Tag Archives: 1 Peter

1 Peter 3:18-20 and Gospel of Peter 38-42

I’ve been pondering a lot lately the remarkable similarities between 1 Peter 3:18-20, 4:6, and Gospel of Peter 38-42. Here are these three passages, for comparison’s sake:

For Christ also died for sins once for all, the righteous for the unrighteous, that he might bring us to God, being put to death in the flesh but made alive in the spirit; in which he went and preached to the spirits in prison, who formerly did not obey, when God’s patience waited in the days of Noah, during the building of the ark, in which a few, that is, eight persons, were saved through water.

1 Peter 3:18-20

For this is why the gospel was preached even to the dead, that though judged in the flesh like men, they might live in the spirit like God.

1 Peter 4:6

And so those soldiers, having seen, awakened the centurion and the elders (for they too were present, safeguarding). And while they were relating what they had seen, again they see three males who have come out from they sepulcher, with the two supporting the other one, and a cross following them, and the head of the two reaching unto heaven, but that of the one being led out by a hand by them going beyond the heavens. And they were hearing a voice from the heavens saying, “Have you made proclamation to the fallen-asleep?” And an obeisance was heard from the cross, “Yes.”

Gospel of Peter 38-42

These passages in 1 Peter have been devilishly hard for interpreters. At face value, they seem to say that Jesus, after he was crucified, traveled to a heavenly prison where God kept the souls of the sinners who died in the Noahic flood, converted them, and then was resurrected. It is now virtually scholarly consensus, however, that, following 1 Enoch, the “spirits in prison” are fallen angels. Moreover, according to consensus, ἐκήρυξεν (ekēruxen, “preached”) in 1 Peter 3:19 does not mean that Jesus preached to these fallen angels in order to convert them; instead, it means that he proclaimed to them his victory. This text thus has no direct relation to 4:6; “the spirits in prison” of 3:19 are not “the dead” of 4:6.

It seems to me, though, that Gospel of Peter 38-42 functions as a sort of narrative commentary on 1 Peter 3:18-20 and 4:6. That is, it seems entirely plausible to me that a later community, having a copy of 1 Peter, read 3:18-4:6 at face value and inserted them into the resurrection narrative: Jesus quite literally preached to the dead between the time he was crucified and the time he was resurrected.

Another option, though somewhat less likely, is that 1 Peter 3:19-20 and 4:6 are interpolations into the text of the epistle, based on the sequence of events that found its way into the Gospel of Peter. For instance, here is the latter part of 1 Peter 3 both with and without verses 19-20. (For the sake of space, I won’t show the same comparison with 1 Peter 4; 1 Peter 3 represents them both well enough.)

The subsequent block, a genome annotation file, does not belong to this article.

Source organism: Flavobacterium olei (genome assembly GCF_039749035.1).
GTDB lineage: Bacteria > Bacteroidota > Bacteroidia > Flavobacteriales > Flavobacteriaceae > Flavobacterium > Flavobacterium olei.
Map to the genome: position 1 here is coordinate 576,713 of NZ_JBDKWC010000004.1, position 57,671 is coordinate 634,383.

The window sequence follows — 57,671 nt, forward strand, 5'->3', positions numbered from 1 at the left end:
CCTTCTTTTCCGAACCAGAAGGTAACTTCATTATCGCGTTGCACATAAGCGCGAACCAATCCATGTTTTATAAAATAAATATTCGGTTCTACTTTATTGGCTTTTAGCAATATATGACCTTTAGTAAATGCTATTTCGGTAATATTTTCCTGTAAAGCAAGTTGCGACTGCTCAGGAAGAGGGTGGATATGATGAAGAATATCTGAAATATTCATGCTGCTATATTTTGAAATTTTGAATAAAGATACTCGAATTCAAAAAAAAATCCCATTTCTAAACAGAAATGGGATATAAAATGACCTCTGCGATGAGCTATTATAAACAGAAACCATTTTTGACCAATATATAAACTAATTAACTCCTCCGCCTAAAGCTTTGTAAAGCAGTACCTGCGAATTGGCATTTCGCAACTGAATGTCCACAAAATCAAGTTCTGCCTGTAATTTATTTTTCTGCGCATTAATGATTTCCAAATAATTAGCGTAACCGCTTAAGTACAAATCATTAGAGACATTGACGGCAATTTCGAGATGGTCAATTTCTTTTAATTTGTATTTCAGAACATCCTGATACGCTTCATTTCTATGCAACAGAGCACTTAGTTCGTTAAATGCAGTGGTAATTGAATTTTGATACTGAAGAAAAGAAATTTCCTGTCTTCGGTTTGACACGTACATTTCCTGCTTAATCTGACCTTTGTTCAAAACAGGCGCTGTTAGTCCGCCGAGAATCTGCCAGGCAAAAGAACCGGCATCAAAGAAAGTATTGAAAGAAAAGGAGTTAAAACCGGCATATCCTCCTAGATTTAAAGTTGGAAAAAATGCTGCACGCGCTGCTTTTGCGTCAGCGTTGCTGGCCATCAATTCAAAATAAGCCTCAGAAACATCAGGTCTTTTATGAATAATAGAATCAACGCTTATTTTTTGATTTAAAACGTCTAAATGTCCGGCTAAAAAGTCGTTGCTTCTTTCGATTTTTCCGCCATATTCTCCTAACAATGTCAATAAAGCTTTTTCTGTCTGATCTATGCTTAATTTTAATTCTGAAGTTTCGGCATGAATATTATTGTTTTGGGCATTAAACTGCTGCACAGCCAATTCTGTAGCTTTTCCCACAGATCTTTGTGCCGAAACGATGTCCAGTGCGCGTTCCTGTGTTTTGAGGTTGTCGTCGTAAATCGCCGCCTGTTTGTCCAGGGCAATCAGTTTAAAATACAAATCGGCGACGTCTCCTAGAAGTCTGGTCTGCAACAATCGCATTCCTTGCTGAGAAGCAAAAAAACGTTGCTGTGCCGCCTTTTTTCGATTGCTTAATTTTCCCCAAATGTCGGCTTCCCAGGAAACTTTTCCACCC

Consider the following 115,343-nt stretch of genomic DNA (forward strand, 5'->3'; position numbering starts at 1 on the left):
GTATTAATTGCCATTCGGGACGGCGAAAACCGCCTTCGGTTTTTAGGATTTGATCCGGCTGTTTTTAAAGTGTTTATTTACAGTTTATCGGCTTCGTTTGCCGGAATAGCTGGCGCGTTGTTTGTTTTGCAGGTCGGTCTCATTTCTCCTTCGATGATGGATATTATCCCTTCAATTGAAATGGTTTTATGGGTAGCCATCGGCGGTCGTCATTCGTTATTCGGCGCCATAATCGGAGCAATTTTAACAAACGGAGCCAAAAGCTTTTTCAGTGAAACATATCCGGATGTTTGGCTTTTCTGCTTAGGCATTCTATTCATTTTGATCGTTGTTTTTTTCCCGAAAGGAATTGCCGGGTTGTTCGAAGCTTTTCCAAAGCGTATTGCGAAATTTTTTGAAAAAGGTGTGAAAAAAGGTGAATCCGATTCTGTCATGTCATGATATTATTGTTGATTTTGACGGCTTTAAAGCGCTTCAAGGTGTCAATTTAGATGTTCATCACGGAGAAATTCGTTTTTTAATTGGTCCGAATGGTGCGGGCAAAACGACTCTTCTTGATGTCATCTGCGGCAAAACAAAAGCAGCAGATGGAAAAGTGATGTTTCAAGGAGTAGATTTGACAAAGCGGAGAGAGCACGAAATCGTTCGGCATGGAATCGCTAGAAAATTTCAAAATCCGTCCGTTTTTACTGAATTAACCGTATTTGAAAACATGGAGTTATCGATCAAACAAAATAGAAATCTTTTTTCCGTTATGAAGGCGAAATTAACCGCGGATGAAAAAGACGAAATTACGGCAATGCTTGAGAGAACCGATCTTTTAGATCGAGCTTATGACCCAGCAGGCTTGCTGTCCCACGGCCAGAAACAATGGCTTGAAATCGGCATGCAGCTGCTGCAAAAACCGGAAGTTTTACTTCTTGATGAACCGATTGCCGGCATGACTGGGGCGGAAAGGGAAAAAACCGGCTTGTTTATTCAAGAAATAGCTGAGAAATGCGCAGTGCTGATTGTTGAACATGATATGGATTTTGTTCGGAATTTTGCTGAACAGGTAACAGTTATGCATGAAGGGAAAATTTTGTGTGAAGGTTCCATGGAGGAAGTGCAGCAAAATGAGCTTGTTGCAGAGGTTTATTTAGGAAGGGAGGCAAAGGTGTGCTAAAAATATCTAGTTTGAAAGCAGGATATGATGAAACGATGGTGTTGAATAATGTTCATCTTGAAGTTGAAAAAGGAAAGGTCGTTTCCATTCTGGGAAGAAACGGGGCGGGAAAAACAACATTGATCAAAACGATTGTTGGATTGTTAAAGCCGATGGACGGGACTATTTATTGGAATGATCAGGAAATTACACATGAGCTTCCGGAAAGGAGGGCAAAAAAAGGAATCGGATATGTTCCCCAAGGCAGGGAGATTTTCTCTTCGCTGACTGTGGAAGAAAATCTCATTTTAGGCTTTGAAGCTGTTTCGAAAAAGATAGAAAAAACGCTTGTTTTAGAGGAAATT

For Christ also died for sins once for all, the righteous for the unrighteous, that he might bring us to God, being put to death in the flesh but made alive in the spirit; in which he went and preached to the spirits in prison, who formerly did not obey, when God’s patience waited in the days of Noah, during the building of the ark, in which a few, that is, eight persons, were saved through water. Baptism, which corresponds to this, now saves you, not as a removal of dirt from the body but as an appeal to God for a clear conscience, through the resurrection of Jesus Christ, who has gone into heaven and is at the right hand of God, with angels, authorities, and powers subject to him.

For Christ also died for sins once for all, the righteous for the unrighteous, that he might bring us to God, being put to death in the flesh but made alive in the spirit. . . . Baptism, which corresponds to this, now saves you, not as a removal of dirt from the body but as an appeal to God for a clear conscience, through the resurrection of Jesus Christ, who has gone into heaven and is at the right hand of God, with angels, authorities, and powers subject to him.

Notice that the second paragraph still makes perfect sense; baptism here doesn’t correspond to the Noahic flood, it corresponds to Jesus’ death and resurrection (much like it does in Paul, in Romans 6). The “in which…” phrase could thus be an interpolation of a note, written in the margin by a member of the Petrine community or somesuch, but copied into the body of the letter by a later scribe (like we have in 2 Corinthians).

Unfortunately, while interesting the think about, the latter option is pure speculation, and should be taken with a grain of salt. I do find the first idea compelling, though, and would thus argue that in the Gospel of Peter we have an early commentary on 1 Peter 3 and 4. (From this conclusion, we may conclude two other things: 1) since 1 Peter and the Gospel of Peter have such similar ideas about what happened to Jesus between his death and his resurrection, they came from the same community, which was probably self-consciously Petrine; 2) this Petrine Christianity seems much more mystical than Pauline Christianity or that of the Evangelists.)

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